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Mike Maddock, General Manager
2012-03-23 / News

Yogursion=Yoga + Girlfriends + Excursion

Photos and story by Pam Clark


(L-r kneeling): Audrey Trujillano, Brenda Reynolds, Brego, Ann Humphries, Marianne Bach-Cohn, Rick Widdifield, Karen Lucas, Kathy Elliott, JoBeth Lewis, and Marian Davis. Standing: Pat Eastman, Pam Clark, and Susan Walker 
Photo by Lisa Smarr (L-r kneeling): Audrey Trujillano, Brenda Reynolds, Brego, Ann Humphries, Marianne Bach-Cohn, Rick Widdifield, Karen Lucas, Kathy Elliott, JoBeth Lewis, and Marian Davis. Standing: Pat Eastman, Pam Clark, and Susan Walker Photo by Lisa Smarr Participants of the Active Adult Adventure Club of Richland County Recreation Commission recently completed their first “Yogursion” trip. Yogursion means, Yoga + Girlfriends + Excursion. This term was penned by Lisa Smarr, the RCRC adult services coordinator. The trip consisted of a drive to the Isle of Palms Marina, a 45 minute ferry ride to the uninhabited Capers Island, a Yoga class on the beach, an exploration of Boneyard Beach, Sullivan’s Island, sightseeing, and dinner.

One must be at least 50 years old to join the AAA Club. Since I finally became of age a year and half ago, the trip really appealed to me. I, along with 11 other women, a seeing eye dog and SC’s best Yoga instructor, Rick Widdifield, boarded a small RCRC bus early Friday morning March 9. Our driver/ coordinator, Lisa Smarr drove us to Isle of Palms Marina. Three of us had never done Yoga before.


Lisa Smarr, RCRC adult services coordinator Lisa Smarr, RCRC adult services coordinator We arrived at the Marina to catch a small ferry that would take us out to Capers Island. The ferry is part of the Barrier Island Eco Tour group, and our captain that day was Griffin Allison. The Isle of Palms Marina was the nicest pier I have ever seen. The bathrooms were exceptionally clean, and they even had hand salt scrubs for visitors.

Our young captain helped to load up the small boat, and we were on our way. The boat sat about 20 some people and was just small enough to guide us through the small canals. The trip to Capers Island was very peaceful; we only saw one small row boat with a man collecting oysters. Bunches of oyster were all along the sides of the canals. We passed one island that had residents, but the only access to them is by a small boat. Our captain told us that if there is a fire, the only way to put it out is if the residents are able to use their garden hose; otherwise, nature is allowed to take its course.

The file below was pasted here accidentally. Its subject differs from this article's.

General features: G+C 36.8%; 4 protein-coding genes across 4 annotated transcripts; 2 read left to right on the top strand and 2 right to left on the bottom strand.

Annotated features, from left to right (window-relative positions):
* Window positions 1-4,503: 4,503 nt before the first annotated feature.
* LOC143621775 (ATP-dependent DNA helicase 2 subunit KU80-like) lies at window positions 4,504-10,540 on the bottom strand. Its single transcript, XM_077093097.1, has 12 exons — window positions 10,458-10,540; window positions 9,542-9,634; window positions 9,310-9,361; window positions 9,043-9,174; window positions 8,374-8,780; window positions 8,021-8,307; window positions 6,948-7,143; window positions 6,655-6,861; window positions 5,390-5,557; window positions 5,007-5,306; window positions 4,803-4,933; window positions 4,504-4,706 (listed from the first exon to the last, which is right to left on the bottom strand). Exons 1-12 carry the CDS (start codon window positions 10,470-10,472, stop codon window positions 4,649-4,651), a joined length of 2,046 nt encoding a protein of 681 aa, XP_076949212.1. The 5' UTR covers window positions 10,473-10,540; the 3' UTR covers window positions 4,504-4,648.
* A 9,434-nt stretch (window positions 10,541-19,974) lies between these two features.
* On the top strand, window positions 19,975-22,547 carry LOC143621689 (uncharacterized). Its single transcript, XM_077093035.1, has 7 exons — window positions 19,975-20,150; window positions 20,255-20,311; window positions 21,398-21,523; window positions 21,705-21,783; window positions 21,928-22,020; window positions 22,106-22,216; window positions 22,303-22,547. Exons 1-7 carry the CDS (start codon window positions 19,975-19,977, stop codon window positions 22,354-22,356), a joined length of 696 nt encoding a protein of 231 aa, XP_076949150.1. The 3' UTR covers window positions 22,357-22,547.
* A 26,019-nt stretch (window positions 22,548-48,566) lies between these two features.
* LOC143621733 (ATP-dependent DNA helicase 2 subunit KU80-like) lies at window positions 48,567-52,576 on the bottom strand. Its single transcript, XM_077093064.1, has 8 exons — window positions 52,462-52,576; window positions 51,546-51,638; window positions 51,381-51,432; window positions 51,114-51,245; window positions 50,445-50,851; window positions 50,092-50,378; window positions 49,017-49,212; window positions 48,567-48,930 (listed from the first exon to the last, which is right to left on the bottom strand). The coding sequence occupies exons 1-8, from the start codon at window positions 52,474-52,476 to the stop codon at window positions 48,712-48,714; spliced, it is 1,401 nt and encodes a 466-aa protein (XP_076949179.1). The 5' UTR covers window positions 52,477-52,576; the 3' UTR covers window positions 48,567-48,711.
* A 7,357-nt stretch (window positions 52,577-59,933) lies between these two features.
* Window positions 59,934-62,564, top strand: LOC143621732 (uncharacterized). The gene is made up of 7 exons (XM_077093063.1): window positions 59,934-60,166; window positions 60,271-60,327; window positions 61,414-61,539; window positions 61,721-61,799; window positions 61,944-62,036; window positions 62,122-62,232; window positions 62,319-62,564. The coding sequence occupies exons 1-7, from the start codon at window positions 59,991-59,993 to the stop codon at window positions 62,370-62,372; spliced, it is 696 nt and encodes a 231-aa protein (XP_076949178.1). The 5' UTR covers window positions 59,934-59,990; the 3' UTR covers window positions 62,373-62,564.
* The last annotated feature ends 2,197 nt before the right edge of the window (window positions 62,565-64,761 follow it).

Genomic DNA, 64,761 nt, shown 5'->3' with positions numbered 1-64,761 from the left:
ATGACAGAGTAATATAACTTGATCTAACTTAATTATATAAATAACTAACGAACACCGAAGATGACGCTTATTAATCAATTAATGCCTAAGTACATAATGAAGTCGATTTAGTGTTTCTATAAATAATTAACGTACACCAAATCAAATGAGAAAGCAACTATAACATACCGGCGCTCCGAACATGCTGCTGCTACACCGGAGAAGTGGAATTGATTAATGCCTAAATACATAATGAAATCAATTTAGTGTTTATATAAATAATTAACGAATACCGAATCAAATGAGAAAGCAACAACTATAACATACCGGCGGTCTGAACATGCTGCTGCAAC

Captain Griffin Allison takes oysters to the group. Captain Griffin Allison takes oysters to the group. We landed on Capers Island about noon. This side of the island was just sand, small dunes, and grass. We did see four or five primitive camp sites. We walked around the bend of the island to find a suitable place for our yoga mats, trying to avoid several jellyfish that had washed up.

The weather was overcast, and the temperture a very comfortable 70 degrees. We all laid out our mats, took our shoes off, and listened to Widdifield. One of our members, Ann Humphries had a hard time getting on her mat. Her guide dog, Brego kept trying to claim it as his.


Beach sculpture decorates Boneyard Beach Beach sculpture decorates Boneyard Beach Our AAA group was guided through yoga for about an hour. I would describe yoga as a very slow moving exercise stretch class that puts the participant in a calm peaceful state of mind. I felt as if the class slept for about a half hour on the beach after our yoga lesson but we were actually awake, relaxed, and in tune with nature all around us.

We ate our bagged lunches and then explored the island. The seashells, beautiful conch, and welk, were everywhere.

After exploring this barren side of Capers Island, our captain loaded us back on the boat and took us to the other side of the approximate four square mile island to Boneyard Beach.

On the way through the small tributaries, our captain stopped the boat and chopped and gathered a few oysters for us. We pulled up to Boneyard Beach about 20 minutes later. The first thing that we noticed on the beach was an eagle on top of a very tall pole. It was awesome to watch our country’s national bird fly so majestically before us.

Boneyard Beach was so different from the other side of the island. It had trees, hardwoods, and palms, not just sand. As we explored around a bend, it felt as if we had walked into an art gallery of huge wooden scupltures. Apparently a storm had blown through many years ago leaving devastation that has aged into a landscape of beautiful driftwood art, hence the name, Boneyard Beach.

Regrettably, our day was getting late, so we headed back to the marina to eat oysters our captain had opened for us. We ended our trip with a bus tour through Sullivan’s Island, then to Boulevard Diner in Mt. Pleasant for a wonderful meal with new friends and memories.

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